NEW YORK -- The Yankees have dealt with injuries throughout the season, and it has led to some pretty unexpected outcomes, like the offensive heroics of Gio Urshela and Thairo Estrada. A new source of unexpected strength on the pitching side appears to be brewing for the Yankees, who on Monday won their third game of the season started by Chad Green, defeating the Padres, 5-2, at Yankee Stadium.
What’s so special about those wins in Green’s starts? They’ve come with a plan that’s new for the Yankees: using Green as an opener by having him pitch two innings or fewer to start the game off, then getting to a more stretched-out reliever for the brunt of the frames before delving into the rest of the bullpen. The Yankees have tried this in 2019 with in-season injuries to James Paxton and CC Sabathia, and Luis Severino having not pitched for the team this year.
“It’s just going out there and making pitches,” Green said. “It’s not any different from pitching in the sixth, besides that you’re the first one out there.”
The recipe has varied slightly in each outing, but the result has been the same: a Yankees win. On Monday, Green started the team off with a scoreless inning -- the first time he has had a shutout start in this new format.
“[The bullpen arms] were great all day. It started with Greeny,” Yankees manager Aaron Boone said. “That’s overpowering, dominating Greeny when he’s at his best right there. Three hitters, and some good hitters in there, obviously. He set the tone.”
Even with his quick inning, needing just 14 pitches to strike out Greg Garcia, Franmil Reyes and Manny Machado, the Yankees didn’t send Green back out for a second frane. Boone said that the plan was a one-inning outing given Green’s workload lately. He also started Saturday's game in Kansas City.
Green was asked after the game if he has been preparing for these opener starts any differently, a notion that he dispelled.
“I just try to treat it like a normal outing,” Green said. “Try not to do anything too crazy, not try to spend too much time getting ready. Just kind of get to the bullpen, do what I’m going to do and go out there.”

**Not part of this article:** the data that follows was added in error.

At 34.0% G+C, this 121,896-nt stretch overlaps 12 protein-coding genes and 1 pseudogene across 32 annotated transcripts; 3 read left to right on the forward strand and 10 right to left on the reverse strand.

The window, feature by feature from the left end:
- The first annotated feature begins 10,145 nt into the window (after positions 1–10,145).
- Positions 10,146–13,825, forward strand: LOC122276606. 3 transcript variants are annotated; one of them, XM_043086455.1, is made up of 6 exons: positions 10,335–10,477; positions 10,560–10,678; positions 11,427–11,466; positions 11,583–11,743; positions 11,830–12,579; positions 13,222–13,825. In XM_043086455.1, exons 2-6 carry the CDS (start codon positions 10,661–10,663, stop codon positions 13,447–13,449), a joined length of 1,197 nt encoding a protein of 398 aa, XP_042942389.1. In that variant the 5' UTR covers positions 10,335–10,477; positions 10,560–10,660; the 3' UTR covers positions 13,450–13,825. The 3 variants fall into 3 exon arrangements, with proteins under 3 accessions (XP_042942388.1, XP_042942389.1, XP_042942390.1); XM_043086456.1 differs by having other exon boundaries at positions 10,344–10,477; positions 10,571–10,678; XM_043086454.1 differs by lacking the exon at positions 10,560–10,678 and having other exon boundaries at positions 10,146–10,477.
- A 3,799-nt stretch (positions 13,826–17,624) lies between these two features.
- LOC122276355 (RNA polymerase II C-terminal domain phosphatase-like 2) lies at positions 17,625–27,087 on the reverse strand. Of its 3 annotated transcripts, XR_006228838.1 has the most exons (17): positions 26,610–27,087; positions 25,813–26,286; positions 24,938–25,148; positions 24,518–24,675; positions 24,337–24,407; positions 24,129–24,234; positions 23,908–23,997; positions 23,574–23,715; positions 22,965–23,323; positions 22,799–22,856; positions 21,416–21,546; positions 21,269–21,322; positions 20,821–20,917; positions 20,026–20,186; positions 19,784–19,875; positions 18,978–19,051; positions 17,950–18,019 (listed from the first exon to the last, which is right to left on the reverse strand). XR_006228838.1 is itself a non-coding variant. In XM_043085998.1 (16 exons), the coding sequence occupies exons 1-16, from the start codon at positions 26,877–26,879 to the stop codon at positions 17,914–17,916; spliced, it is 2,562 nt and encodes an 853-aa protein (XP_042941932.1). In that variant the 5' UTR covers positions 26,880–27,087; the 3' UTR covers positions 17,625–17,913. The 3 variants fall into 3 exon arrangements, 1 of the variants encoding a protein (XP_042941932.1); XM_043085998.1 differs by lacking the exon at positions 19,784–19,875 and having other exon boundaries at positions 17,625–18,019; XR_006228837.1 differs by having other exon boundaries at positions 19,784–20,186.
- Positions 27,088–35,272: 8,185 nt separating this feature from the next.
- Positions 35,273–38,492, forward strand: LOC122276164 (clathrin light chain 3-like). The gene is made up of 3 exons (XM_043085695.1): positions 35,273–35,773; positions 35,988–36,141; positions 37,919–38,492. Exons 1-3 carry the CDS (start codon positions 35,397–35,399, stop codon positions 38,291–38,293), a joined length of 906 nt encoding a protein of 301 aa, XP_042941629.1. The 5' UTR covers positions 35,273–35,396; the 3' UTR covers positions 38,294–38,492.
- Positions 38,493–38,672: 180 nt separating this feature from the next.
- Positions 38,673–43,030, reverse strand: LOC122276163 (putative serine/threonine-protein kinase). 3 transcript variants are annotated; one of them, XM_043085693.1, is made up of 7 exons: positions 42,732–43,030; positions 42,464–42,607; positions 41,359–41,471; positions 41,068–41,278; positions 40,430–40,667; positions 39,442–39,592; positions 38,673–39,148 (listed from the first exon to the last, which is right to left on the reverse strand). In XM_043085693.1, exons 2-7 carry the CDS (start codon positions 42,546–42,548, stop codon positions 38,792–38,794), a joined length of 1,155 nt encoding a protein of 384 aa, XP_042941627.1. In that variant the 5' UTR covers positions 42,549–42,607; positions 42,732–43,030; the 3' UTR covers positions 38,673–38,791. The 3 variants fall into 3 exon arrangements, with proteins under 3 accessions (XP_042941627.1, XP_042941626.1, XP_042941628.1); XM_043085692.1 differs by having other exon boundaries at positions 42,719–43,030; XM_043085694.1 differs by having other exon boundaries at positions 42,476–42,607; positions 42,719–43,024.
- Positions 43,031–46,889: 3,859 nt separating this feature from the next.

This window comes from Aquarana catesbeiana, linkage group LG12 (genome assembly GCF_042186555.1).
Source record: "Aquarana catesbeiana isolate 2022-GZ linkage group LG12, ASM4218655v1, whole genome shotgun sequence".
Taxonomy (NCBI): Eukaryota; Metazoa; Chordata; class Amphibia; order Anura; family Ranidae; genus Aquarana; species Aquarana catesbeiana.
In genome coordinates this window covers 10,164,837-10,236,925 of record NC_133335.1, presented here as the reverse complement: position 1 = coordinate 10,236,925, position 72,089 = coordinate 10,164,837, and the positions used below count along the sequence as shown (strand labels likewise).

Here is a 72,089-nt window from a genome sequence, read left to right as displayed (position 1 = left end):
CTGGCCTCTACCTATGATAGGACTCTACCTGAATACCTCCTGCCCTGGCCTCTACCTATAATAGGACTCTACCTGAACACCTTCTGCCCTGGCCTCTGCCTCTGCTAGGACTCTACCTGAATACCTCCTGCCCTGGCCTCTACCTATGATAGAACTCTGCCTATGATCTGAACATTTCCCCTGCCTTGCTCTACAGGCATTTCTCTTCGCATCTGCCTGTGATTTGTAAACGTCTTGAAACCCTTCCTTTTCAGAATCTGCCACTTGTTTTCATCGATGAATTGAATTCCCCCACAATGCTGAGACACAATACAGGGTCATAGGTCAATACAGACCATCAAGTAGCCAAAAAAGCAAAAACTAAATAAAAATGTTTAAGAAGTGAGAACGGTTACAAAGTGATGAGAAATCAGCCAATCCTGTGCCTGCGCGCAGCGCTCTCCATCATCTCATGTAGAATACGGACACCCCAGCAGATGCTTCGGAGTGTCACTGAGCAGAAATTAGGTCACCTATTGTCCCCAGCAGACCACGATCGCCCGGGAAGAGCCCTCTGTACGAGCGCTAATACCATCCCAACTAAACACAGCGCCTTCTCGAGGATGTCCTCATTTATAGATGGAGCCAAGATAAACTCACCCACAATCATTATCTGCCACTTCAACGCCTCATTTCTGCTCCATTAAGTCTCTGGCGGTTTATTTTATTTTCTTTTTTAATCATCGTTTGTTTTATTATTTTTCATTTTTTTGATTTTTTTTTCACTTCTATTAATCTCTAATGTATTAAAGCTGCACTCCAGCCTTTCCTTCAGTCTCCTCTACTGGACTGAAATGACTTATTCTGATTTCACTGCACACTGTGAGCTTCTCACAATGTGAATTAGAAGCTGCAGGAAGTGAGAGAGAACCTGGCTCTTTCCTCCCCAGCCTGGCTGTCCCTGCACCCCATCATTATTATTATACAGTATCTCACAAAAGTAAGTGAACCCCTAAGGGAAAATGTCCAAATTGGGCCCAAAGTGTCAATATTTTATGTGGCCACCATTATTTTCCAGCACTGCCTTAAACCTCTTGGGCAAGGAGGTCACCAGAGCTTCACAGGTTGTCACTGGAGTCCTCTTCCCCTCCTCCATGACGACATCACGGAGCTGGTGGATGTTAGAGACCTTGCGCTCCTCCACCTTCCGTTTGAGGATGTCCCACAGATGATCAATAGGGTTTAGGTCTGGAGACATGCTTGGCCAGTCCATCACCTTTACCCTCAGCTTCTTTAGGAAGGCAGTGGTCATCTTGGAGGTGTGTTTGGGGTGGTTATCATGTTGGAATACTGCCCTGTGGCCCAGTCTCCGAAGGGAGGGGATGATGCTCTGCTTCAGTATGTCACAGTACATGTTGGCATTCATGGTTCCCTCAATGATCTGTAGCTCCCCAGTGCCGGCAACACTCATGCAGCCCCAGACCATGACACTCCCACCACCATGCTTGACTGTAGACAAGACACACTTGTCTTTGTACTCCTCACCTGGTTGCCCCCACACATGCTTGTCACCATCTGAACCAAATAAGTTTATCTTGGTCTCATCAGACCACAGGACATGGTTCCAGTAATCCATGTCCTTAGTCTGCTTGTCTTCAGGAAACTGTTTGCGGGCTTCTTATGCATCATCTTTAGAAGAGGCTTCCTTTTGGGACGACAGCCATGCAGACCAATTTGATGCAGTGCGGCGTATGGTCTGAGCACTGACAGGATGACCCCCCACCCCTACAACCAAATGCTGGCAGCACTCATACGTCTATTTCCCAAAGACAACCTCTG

Green yielded to David Hale, who pitched four frames of two-run ball. Hale allowed two runs in the second, his first inning of work, before settling down. After the game, Hale said he adjusted when he realized his pace was off in that initial inning. His improved pace allowed him to go deeper into the game.
“I knew my role was to eat as many innings as I could and give the bullpen a break,” Hale said.
Added Boone: “We needed him today, we absolutely needed him to get through the middle innings, and he did. He settled in and got real pitch-efficient, and then we’re able to roll the guys out and they did their thing.”
All of that added up to a 5-2 win for the Yankees and a win for Hale. Pitcher victories are not the end-all, be-all of statistics, but sometimes, they can provide a fun anecdote. Hale’s win was his first since Sept. 25, 2015, for the Rockies, in a game he started against the Dodgers.
Asked after the game if it felt like he hadn’t gotten a win in a while, Hale’s face lit up.
“I didn’t even think about that,” Hale said. When told the date of his last win, he said, “Oh wow. That’s pretty cool, yeah. It’s felt like a while.”
With Paxton potentially coming off the injured list on Wednesday and Sabathia in a position to return if healthy on Sunday, the Yankees may not need to use the strategy again in the near future. But at least for the time being, it has worked.